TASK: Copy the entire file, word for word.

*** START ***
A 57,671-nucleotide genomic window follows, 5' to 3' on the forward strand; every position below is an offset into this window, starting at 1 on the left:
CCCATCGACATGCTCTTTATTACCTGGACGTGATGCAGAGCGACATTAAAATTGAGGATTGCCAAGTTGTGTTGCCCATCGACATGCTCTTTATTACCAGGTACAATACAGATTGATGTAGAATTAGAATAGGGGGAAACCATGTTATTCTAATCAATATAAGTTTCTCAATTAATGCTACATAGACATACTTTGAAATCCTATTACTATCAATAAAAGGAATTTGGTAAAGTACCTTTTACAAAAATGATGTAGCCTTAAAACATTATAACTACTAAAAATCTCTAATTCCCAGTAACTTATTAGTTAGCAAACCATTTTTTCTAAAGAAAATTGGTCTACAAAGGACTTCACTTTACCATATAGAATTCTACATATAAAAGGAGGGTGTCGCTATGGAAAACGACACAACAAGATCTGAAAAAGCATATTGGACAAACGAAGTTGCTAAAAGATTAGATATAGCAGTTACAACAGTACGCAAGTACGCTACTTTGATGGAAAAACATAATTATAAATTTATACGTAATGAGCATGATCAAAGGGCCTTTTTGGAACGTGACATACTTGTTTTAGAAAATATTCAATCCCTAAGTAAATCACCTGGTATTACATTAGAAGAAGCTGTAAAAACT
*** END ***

A 57,671-nucleotide genomic window follows, 5' to 3' on the forward strand; every position below is an offset into this window, starting at 1 on the left:
CCCATCGACATGCTCTTTATTACCTGGACGTGATGCAGAGCGACATTAAAATTGAGGATTGCCAAGTTGTGTTGCCCATCGACATGCTCTTTATTACCAGGTACAATACAGATTGATGTAGAATTAGAATAGGGGGAAACCATGTTATTCTAATCAATATAAGTTTCTCAATTAATGCTACATAGACATACTTTGAAATCCTATTACTATCAATAAAAGGAATTTGGTAAAGTACCTTTTACAAAAATGATGTAGCCTTAAAACATTATAACTACTAAAAATCTCTAATTCCCAGTAACTTATTAGTTAGCAAACCATTTTTTCTAAAGAAAATTGGTCTACAAAGGACTTCACTTTACCATATAGAATTCTACATATAAAAGGAGGGTGTCGCTATGGAAAACGACACAACAAGATCTGAAAAAGCATATTGGACAAACGAAGTTGCTAAAAGATTAGATATAGCAGTTACAACAGTACGCAAGTACGCTACTTTGATGGAAAAACATAATTATAAATTTATACGTAATGAGCATGATCAAAGGGCCTTTTTGGAACGTGACATACTTGTTTTAGAAAATATTCAATCCCTAAGTAAATCACCTGGTATTACATTAGAAGAAGCTGTAAAAACT